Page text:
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‘Inside-the-box’ technology solves organ and vaccine transport issue

Following a fatal car crash, a registered organ donor could save the lives of many patients awaiting heart, kidney, liver, lung or pancreas transplantation. Once doctors successfully remove vital organs, they are carefully placed in what are essentially beverage coolers in an attempt to synchronize temperature with the ice cubes also packed within.

Yet these simple organ storage and transportation systems have seen little change since organ transplants started in the late 1960s. There has to be a better, safer and more effective way to transport something so valuable to saving someone’s life.

And now there is.

A team of researchers from Western University has designed, developed and constructed a new portable temperature regulating device, which can be used to transport a wide array of temperature-sensitive items including organs, vaccines and pharmaceuticals. This scalable device could also prove invaluable for the restaurant and retail grocery industries with a capacity to effectively deliver items from businesses-to-consumer—at target temperatures—for the entire food supply chain.

According to project lead Kamran Siddiqui, a Western Engineering professor, devices currently available in the market (with improper temperature-regulating technologies) can cause deterioration or loss of items, and may have a significant negative impact on human health.

“It is 2020 and yet we are still transporting vaccines and organs in devices using primitive cooling methods like ice packs or ice cubes, with no control,” says Kamran Siddiqui, Western engineering.

Traditional devices are built without controls and have difficulty sustaining a fixed temperature (hot or cold). The new device developed by Siddiqui and Steven Jevnikar, his former graduate student and now a research associate at Lawson Research Institute, can be controlled and maintained at a constant-set point temperature independent of the surrounding temperatures for an extended period of time. The device also has the capability to vary the temperature to different set points for different time durations during transportation. There is also no need for an external electrical source, and it can also be controlled and monitored remotely.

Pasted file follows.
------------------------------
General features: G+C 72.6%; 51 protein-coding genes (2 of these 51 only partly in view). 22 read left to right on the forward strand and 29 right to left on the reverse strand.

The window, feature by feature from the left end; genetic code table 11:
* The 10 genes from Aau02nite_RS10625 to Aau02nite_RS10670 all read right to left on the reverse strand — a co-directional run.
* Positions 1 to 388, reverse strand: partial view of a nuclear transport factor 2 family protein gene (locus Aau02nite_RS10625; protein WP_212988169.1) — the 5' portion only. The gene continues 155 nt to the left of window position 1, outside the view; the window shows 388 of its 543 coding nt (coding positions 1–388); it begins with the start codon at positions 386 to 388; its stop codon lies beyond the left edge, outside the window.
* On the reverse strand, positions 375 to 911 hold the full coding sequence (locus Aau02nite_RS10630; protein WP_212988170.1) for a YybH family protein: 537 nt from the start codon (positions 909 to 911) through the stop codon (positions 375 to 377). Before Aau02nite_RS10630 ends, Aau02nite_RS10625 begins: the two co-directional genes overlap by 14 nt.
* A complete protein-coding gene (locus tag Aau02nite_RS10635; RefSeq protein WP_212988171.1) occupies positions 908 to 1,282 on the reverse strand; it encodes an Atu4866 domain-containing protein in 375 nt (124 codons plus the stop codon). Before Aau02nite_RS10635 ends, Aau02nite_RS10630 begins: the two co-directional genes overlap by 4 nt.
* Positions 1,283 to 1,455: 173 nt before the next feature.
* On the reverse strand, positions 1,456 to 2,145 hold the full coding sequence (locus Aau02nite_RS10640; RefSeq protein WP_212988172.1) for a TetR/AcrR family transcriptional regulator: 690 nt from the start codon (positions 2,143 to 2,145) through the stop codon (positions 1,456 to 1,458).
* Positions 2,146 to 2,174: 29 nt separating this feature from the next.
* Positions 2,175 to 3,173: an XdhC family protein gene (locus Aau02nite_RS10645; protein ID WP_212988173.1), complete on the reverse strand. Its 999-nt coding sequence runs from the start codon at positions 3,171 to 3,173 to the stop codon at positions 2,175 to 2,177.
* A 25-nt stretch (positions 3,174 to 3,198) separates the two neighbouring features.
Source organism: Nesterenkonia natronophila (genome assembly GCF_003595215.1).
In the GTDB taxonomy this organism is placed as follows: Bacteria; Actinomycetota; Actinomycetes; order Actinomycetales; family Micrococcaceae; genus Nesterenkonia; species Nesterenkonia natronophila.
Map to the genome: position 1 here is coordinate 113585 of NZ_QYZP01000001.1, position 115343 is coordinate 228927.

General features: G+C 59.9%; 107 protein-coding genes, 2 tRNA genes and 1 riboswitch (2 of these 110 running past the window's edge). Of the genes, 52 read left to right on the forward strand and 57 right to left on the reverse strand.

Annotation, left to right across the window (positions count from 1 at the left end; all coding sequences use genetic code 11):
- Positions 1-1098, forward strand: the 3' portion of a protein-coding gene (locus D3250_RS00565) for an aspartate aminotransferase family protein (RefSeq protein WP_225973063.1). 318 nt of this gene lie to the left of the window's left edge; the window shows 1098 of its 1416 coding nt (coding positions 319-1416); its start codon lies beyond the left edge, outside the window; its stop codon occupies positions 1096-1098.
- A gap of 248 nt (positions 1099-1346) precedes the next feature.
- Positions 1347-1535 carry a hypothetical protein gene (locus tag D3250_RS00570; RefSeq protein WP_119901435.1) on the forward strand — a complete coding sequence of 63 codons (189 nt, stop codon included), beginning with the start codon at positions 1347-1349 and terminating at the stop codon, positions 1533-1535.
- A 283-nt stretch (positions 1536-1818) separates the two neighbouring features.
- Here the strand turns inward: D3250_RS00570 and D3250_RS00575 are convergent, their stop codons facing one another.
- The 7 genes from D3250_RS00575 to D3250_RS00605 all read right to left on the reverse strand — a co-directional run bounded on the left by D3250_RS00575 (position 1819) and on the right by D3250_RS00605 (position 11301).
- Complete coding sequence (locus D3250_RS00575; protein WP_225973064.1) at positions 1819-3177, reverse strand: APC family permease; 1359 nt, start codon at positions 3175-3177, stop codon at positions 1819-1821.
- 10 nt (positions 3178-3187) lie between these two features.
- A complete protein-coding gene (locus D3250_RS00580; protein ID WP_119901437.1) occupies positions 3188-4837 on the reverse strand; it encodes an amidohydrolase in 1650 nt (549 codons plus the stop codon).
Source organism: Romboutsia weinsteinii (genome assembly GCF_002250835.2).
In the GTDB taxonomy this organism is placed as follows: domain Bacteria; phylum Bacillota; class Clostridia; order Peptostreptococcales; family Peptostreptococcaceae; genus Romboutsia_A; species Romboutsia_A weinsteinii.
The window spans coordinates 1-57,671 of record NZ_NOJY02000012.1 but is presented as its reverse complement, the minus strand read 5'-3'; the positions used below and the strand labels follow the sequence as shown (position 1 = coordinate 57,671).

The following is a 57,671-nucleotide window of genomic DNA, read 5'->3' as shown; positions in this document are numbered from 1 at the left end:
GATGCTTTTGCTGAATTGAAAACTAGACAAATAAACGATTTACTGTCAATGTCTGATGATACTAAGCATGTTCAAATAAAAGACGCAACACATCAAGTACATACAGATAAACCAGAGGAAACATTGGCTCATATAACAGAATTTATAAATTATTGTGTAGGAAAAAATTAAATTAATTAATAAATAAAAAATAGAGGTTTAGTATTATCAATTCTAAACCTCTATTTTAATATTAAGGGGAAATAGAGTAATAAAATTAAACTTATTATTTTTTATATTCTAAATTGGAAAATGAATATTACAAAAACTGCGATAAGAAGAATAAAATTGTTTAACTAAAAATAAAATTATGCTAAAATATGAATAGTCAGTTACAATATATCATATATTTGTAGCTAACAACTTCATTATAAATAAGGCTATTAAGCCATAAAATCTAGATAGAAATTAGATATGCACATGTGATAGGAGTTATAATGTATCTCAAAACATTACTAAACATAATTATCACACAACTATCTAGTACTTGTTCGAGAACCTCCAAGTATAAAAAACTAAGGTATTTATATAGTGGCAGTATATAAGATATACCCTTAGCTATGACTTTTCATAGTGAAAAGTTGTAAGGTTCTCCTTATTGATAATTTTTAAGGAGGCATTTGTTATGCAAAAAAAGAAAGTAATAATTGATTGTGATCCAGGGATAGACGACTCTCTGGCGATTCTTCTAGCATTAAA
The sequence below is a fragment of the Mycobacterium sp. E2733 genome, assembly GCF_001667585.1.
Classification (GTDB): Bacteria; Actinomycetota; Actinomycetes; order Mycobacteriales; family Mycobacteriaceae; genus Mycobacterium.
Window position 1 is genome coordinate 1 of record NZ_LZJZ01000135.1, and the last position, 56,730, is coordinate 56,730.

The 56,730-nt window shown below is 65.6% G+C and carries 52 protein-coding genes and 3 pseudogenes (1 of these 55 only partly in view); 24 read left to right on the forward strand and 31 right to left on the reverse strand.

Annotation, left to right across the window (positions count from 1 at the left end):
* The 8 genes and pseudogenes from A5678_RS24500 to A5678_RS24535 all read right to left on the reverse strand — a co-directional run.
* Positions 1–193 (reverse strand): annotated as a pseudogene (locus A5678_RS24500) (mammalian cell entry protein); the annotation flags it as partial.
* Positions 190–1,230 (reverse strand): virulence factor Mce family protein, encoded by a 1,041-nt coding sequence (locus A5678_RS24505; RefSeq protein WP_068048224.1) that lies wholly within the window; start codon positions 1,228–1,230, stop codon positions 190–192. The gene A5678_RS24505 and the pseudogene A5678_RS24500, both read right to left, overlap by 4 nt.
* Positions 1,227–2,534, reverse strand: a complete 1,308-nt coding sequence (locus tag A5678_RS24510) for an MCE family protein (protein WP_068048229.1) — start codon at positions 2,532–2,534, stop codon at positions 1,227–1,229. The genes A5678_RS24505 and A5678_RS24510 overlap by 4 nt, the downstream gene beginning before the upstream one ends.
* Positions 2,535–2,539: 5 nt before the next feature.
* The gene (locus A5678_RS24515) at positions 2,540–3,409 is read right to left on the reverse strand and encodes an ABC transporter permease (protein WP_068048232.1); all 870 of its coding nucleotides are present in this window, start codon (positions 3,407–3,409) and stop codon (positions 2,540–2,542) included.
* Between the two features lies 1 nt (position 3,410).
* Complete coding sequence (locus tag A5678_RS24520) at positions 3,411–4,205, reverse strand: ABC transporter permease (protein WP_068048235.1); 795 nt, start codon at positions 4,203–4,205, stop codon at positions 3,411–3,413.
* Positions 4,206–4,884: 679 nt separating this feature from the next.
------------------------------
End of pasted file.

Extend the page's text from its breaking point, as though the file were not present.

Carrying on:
Dr. Alp Sener, a collaborator on the project, is chair/chief of urology at Western’s Schulich School of Medicine & Dentistry and also serves as director of the Kidney Transplant Fellowship Program.

“Every day, we think about how to improve the lives of our patients,” said Dr. Sener. “Sometimes the answers to our challenges comes from thinking outside of the box, and in this case, a box is exactly what we needed for success.”

An expert in mechanical engineering, Siddiqui explains the new device uses “phase change materials” to release and absorb sufficient energy during transport to provide appropriate levels of heating and cooling to the stored items to maintain the required temperature.

“The need for safe transportation has never been more evident than today as the global COVID-19 pandemic affects all of our lives. Our technology is very promising and has already attracted international interest,” Siddiqui said.

Temperature requirements for safe and effective vaccine transport are quite narrow, especially for COVID-19 vaccines currently under development around the world.

“Our device may be one of the only options available to meet the strict criteria for worldwide vaccine transport,” said Steven Jevnikar.

“It is truly exciting to participate in a project that has this much potential to finally change the current problems facing organ and vaccine transportation, using technology developed right here in London, that will help patients in Canada and globally,” said Dr. Anthony Jevnikar, Professor at Schulich Medicine & Dentistry, co-director of the Multi-Organ Transplant Program at London Health Sciences Center (LHSC) and director of the Matthew Mailing Center for Translational Transplantation Research.

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  • Posted on October 6, 2020